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Wouldn't the bankruptcy have included her mortgage? If so, I think that would prevent the bank from coming after her for any shortage. That would be a question to ask her BK attorney.

--Peter
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I don't have an answer, but reading your post made me wonder if she waited until 2014 - or say she tried a short-sale first and it dragged into 2014 - would the deficiancy being included as "income" at that point make her ineligble for SSDI? If so, she needs to decide what to do quickly and make it happen in 2013.
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I'm not sure if the bankruptcy did or did not include her mortgage, but I do know that at some point in the past year or two her mortgage was renegotiated to drastically reduce her monthly payment (whether that was as part of the bankruptcy or not I do not know) by giving her a 40 year mortgage I believe.

It might be taxable in 2014, but if this happens, it will probably happen this year (as soon as next month, even). You do raise an interesting point, though:

At one point in the past few days I know she thought about trying to rent the place out for a year just to give her some extra time to sort out how to get rid of it and to give her a backup plan (moving back) if things don't work out up here. However, if she does that, then your potential tax scenario comes into play. She would still be eligible for SSDI, so that's not my concern, but the deficiency might be taxable. Additionally, her rent in her HUD apartment is based on a calculation of her income, and the rent she receives might count towards that and raise her rent. This is definitely something worth looking into.

Also, to CCinOC- would you mind explaining the idea of "short sale incentive"? I'm afraid I'm missing it.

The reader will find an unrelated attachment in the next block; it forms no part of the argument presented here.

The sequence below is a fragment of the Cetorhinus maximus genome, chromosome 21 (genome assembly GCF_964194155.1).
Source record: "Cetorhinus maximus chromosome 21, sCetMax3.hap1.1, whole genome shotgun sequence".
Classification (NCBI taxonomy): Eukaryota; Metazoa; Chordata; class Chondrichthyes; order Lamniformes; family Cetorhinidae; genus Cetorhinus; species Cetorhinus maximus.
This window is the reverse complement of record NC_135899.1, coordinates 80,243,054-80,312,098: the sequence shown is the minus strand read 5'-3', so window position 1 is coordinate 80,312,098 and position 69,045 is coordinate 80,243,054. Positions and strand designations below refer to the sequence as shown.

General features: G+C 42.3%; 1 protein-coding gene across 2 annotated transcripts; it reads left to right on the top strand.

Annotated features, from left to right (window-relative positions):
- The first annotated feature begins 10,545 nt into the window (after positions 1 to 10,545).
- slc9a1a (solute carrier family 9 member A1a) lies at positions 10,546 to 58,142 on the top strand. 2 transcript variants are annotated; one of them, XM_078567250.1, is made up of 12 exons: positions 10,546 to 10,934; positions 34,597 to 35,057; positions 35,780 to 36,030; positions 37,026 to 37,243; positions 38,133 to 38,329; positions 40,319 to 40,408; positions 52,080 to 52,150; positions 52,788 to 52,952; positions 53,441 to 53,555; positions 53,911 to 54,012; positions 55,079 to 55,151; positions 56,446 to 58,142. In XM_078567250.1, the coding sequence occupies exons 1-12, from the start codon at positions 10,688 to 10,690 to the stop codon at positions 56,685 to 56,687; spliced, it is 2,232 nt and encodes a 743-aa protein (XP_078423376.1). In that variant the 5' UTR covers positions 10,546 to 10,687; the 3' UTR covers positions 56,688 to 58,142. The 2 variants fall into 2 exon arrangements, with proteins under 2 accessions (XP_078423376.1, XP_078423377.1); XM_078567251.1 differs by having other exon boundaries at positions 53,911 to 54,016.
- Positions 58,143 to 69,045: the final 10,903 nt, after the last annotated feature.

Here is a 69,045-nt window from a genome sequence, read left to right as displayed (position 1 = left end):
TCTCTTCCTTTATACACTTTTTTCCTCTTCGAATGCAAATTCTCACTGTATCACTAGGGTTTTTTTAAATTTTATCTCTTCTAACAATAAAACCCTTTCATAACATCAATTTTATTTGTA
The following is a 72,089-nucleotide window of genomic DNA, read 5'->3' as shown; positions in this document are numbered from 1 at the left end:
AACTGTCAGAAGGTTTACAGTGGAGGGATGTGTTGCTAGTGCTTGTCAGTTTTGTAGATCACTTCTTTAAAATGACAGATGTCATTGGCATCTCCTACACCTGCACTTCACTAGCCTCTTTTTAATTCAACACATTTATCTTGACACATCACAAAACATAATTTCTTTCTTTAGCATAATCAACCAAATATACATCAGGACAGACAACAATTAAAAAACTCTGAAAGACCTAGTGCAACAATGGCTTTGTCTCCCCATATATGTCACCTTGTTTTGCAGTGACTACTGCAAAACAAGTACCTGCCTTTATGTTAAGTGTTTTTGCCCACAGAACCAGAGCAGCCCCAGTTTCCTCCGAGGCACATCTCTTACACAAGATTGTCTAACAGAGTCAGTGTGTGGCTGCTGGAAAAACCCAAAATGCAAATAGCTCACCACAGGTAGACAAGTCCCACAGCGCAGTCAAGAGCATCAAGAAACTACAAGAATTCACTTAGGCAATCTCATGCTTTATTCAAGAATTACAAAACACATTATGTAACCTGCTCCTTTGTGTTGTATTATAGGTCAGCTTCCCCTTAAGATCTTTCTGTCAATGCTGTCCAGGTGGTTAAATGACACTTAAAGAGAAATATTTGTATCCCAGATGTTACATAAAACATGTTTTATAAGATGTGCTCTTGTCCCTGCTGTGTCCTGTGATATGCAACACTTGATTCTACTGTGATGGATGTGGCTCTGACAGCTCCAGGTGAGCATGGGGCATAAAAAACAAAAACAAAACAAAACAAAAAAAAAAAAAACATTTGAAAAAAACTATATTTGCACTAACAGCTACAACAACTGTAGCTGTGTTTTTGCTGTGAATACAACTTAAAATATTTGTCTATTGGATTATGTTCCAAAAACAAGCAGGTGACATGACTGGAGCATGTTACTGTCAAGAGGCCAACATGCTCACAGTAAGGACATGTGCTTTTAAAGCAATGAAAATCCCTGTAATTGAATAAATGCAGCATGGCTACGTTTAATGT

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I forgot to mention the taxable income part. There are other ways to exclude cancellation of debt from taxable income besides just being your home. One of those is insolvency.

If she is insolvent, then she wouldn't have any taxable income even in 2014 and beyond. Total up the fair value of her assets and the actual amount of her liabilities just before the potential foreclosure. Subtract the liabilities from the assets. If that number is negative, then that is how much of the debt cancellation she can exclude from income.

Based on what you've mentioned, I'd guess that the home and furnishings, plus possibly a car are her main assets. We also know there's a mortgage, and she might have some other debts. I think it's pretty likely that she's insolvent and will still be able to exclude most or all of the debt cancellation from her taxable income even after the home exclusion expires.

--Peter
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Also, to CCinOC- would you mind explaining the idea of "short sale incentive"? I'm afraid I'm missing it.

Many lenders are PAYING homeowners to move out of the house to allow for a short sale. Yup--at the close of escrow, a distressed homeowner can receive up to $45,000 as an incentive to avoid foreclosure.

There are articles all over the internet about this phenomenon. Short sale incentives are no urban legend.

http://www.cnbc.com/id/46454093/Lenders_Paying_Borrowers_to_...

http://money.cnn.com/2012/02/10/real_estate/short_sale_incen...

http://www.bloomberg.com/news/2012-02-07/banks-paying-homeow...

The booty has increased to $45,000.

http://www.reuters.com/article/2012/07/25/us-column-personal...

You need to find a real estate agent who knows about this, as the incentive must be built into the contract that is submitted to the shorting lender.

http://www.cdpe.com/find/cdpe
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One of those is insolvency.

Here's the rule straight from the horse's mouth.

http://www.irs.gov/publications/p4681/ch01.html